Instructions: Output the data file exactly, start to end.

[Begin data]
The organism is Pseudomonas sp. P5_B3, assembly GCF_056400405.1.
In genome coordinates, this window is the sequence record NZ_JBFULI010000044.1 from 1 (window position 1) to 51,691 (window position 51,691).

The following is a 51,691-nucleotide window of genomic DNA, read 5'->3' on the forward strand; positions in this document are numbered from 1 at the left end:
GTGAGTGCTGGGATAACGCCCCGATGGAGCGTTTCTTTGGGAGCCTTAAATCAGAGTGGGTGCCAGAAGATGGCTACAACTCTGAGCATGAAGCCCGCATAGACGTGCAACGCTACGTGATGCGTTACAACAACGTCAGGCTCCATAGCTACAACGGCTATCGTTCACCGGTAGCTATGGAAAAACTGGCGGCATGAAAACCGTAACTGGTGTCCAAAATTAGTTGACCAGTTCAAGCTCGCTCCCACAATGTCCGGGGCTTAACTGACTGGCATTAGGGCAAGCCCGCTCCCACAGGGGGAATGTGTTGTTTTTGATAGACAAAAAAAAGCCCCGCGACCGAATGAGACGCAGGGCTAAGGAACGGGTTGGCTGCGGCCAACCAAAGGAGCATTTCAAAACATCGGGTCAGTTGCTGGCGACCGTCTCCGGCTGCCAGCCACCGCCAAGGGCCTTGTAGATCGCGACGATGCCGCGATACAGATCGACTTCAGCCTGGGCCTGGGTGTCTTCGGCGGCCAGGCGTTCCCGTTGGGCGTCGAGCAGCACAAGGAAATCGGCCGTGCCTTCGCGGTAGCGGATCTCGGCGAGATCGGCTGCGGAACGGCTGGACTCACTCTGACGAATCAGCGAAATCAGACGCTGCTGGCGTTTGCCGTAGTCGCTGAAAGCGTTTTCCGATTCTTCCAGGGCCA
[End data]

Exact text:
The organism is Pseudomonas sp. P5_B3, assembly GCF_056400405.1.
In genome coordinates, this window is the sequence record NZ_JBFULI010000044.1 from 1 (window position 1) to 51,691 (window position 51,691).

The following is a 51,691-nucleotide window of genomic DNA, read 5'->3' on the forward strand; positions in this document are numbered from 1 at the left end:
GTGAGTGCTGGGATAACGCCCCGATGGAGCGTTTCTTTGGGAGCCTTAAATCAGAGTGGGTGCCAGAAGATGGCTACAACTCTGAGCATGAAGCCCGCATAGACGTGCAACGCTACGTGATGCGTTACAACAACGTCAGGCTCCATAGCTACAACGGCTATCGTTCACCGGTAGCTATGGAAAAACTGGCGGCATGAAAACCGTAACTGGTGTCCAAAATTAGTTGACCAGTTCAAGCTCGCTCCCACAATGTCCGGGGCTTAACTGACTGGCATTAGGGCAAGCCCGCTCCCACAGGGGGAATGTGTTGTTTTTGATAGACAAAAAAAAGCCCCGCGACCGAATGAGACGCAGGGCTAAGGAACGGGTTGGCTGCGGCCAACCAAAGGAGCATTTCAAAACATCGGGTCAGTTGCTGGCGACCGTCTCCGGCTGCCAGCCACCGCCAAGGGCCTTGTAGATCGCGACGATGCCGCGATACAGATCGACTTCAGCCTGGGCCTGGGTGTCTTCGGCGGCCAGGCGTTCCCGTTGGGCGTCGAGCAGCACAAGGAAATCGGCCGTGCCTTCGCGGTAGCGGATCTCGGCGAGATCGGCTGCGGAACGGCTGGACTCACTCTGACGAATCAGCGAAATCAGACGCTGCTGGCGTTTGCCGTAGTCGCTGAAAGCGTTTTCCGATTCTTCCAGGGCCA